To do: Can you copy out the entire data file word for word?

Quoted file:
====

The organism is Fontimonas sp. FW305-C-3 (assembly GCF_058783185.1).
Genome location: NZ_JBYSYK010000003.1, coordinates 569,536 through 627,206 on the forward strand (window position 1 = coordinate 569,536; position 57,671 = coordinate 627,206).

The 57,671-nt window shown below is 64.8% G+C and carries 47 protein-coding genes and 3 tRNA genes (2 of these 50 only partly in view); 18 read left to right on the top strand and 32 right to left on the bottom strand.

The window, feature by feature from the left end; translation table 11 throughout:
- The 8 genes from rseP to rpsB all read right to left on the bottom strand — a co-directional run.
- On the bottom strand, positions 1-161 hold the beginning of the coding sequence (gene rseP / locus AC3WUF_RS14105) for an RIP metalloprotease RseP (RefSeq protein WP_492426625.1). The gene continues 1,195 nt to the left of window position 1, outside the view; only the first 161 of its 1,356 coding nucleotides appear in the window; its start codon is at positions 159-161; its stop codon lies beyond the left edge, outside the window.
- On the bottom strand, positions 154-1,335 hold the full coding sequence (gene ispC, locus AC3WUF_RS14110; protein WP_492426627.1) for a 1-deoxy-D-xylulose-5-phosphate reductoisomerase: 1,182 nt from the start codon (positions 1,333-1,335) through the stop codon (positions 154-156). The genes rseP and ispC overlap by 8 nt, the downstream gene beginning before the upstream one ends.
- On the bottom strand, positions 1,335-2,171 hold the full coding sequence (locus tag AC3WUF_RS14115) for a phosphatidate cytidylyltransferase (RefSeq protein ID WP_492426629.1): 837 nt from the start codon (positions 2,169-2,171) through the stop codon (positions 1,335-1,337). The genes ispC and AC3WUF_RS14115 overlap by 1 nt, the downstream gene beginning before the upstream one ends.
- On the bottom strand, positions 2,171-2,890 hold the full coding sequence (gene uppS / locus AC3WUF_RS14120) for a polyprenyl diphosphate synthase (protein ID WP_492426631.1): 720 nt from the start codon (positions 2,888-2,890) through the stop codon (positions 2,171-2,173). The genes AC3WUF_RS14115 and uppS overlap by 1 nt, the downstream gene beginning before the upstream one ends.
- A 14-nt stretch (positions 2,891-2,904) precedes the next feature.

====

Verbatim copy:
The organism is Fontimonas sp. FW305-C-3 (assembly GCF_058783185.1).
Genome location: NZ_JBYSYK010000003.1, coordinates 569,536 through 627,206 on the forward strand (window position 1 = coordinate 569,536; position 57,671 = coordinate 627,206).

The 57,671-nt window shown below is 64.8% G+C and carries 47 protein-coding genes and 3 tRNA genes (2 of these 50 only partly in view); 18 read left to right on the top strand and 32 right to left on the bottom strand.

The window, feature by feature from the left end; translation table 11 throughout:
- The 8 genes from rseP to rpsB all read right to left on the bottom strand — a co-directional run.
- On the bottom strand, positions 1-161 hold the beginning of the coding sequence (gene rseP / locus AC3WUF_RS14105) for an RIP metalloprotease RseP (RefSeq protein WP_492426625.1). The gene continues 1,195 nt to the left of window position 1, outside the view; only the first 161 of its 1,356 coding nucleotides appear in the window; its start codon is at positions 159-161; its stop codon lies beyond the left edge, outside the window.
- On the bottom strand, positions 154-1,335 hold the full coding sequence (gene ispC, locus AC3WUF_RS14110; protein WP_492426627.1) for a 1-deoxy-D-xylulose-5-phosphate reductoisomerase: 1,182 nt from the start codon (positions 1,333-1,335) through the stop codon (positions 154-156). The genes rseP and ispC overlap by 8 nt, the downstream gene beginning before the upstream one ends.
- On the bottom strand, positions 1,335-2,171 hold the full coding sequence (locus tag AC3WUF_RS14115) for a phosphatidate cytidylyltransferase (RefSeq protein ID WP_492426629.1): 837 nt from the start codon (positions 2,169-2,171) through the stop codon (positions 1,335-1,337). The genes ispC and AC3WUF_RS14115 overlap by 1 nt, the downstream gene beginning before the upstream one ends.
- On the bottom strand, positions 2,171-2,890 hold the full coding sequence (gene uppS / locus AC3WUF_RS14120) for a polyprenyl diphosphate synthase (protein ID WP_492426631.1): 720 nt from the start codon (positions 2,888-2,890) through the stop codon (positions 2,171-2,173). The genes AC3WUF_RS14115 and uppS overlap by 1 nt, the downstream gene beginning before the upstream one ends.
- A 14-nt stretch (positions 2,891-2,904) precedes the next feature.